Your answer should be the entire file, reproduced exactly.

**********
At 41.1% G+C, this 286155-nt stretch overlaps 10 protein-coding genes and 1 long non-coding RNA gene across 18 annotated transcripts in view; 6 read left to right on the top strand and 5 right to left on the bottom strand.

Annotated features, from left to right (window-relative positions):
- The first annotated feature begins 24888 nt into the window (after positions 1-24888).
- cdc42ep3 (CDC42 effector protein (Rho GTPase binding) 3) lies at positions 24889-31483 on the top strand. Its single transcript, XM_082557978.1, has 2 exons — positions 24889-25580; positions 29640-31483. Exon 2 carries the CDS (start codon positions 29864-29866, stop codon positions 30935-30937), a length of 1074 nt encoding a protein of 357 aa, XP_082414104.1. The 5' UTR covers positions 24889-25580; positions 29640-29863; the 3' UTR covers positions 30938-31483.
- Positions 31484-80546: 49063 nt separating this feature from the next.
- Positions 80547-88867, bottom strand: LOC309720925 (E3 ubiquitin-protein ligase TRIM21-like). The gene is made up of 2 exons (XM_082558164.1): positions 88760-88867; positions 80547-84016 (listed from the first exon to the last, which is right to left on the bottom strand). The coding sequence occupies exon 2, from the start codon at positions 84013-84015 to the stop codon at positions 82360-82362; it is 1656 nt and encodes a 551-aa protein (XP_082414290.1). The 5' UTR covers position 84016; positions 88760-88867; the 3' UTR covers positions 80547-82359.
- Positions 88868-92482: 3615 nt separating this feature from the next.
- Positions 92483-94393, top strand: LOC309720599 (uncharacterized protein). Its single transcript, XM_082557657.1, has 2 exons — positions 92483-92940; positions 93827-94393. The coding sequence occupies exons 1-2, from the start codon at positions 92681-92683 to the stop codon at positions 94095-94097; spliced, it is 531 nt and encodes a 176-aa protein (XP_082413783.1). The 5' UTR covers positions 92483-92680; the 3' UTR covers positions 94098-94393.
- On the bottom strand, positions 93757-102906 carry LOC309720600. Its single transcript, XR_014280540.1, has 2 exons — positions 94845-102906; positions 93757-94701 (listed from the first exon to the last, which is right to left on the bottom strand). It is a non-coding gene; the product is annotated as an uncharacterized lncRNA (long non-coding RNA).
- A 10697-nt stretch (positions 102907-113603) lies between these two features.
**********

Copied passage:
At 41.1% G+C, this 286155-nt stretch overlaps 10 protein-coding genes and 1 long non-coding RNA gene across 18 annotated transcripts in view; 6 read left to right on the top strand and 5 right to left on the bottom strand.

Annotated features, from left to right (window-relative positions):
- The first annotated feature begins 24888 nt into the window (after positions 1-24888).
- cdc42ep3 (CDC42 effector protein (Rho GTPase binding) 3) lies at positions 24889-31483 on the top strand. Its single transcript, XM_082557978.1, has 2 exons — positions 24889-25580; positions 29640-31483. Exon 2 carries the CDS (start codon positions 29864-29866, stop codon positions 30935-30937), a length of 1074 nt encoding a protein of 357 aa, XP_082414104.1. The 5' UTR covers positions 24889-25580; positions 29640-29863; the 3' UTR covers positions 30938-31483.
- Positions 31484-80546: 49063 nt separating this feature from the next.
- Positions 80547-88867, bottom strand: LOC309720925 (E3 ubiquitin-protein ligase TRIM21-like). The gene is made up of 2 exons (XM_082558164.1): positions 88760-88867; positions 80547-84016 (listed from the first exon to the last, which is right to left on the bottom strand). The coding sequence occupies exon 2, from the start codon at positions 84013-84015 to the stop codon at positions 82360-82362; it is 1656 nt and encodes a 551-aa protein (XP_082414290.1). The 5' UTR covers position 84016; positions 88760-88867; the 3' UTR covers positions 80547-82359.
- Positions 88868-92482: 3615 nt separating this feature from the next.
- Positions 92483-94393, top strand: LOC309720599 (uncharacterized protein). Its single transcript, XM_082557657.1, has 2 exons — positions 92483-92940; positions 93827-94393. The coding sequence occupies exons 1-2, from the start codon at positions 92681-92683 to the stop codon at positions 94095-94097; spliced, it is 531 nt and encodes a 176-aa protein (XP_082413783.1). The 5' UTR covers positions 92483-92680; the 3' UTR covers positions 94098-94393.
- On the bottom strand, positions 93757-102906 carry LOC309720600. Its single transcript, XR_014280540.1, has 2 exons — positions 94845-102906; positions 93757-94701 (listed from the first exon to the last, which is right to left on the bottom strand). It is a non-coding gene; the product is annotated as an uncharacterized lncRNA (long non-coding RNA).
- A 10697-nt stretch (positions 102907-113603) lies between these two features.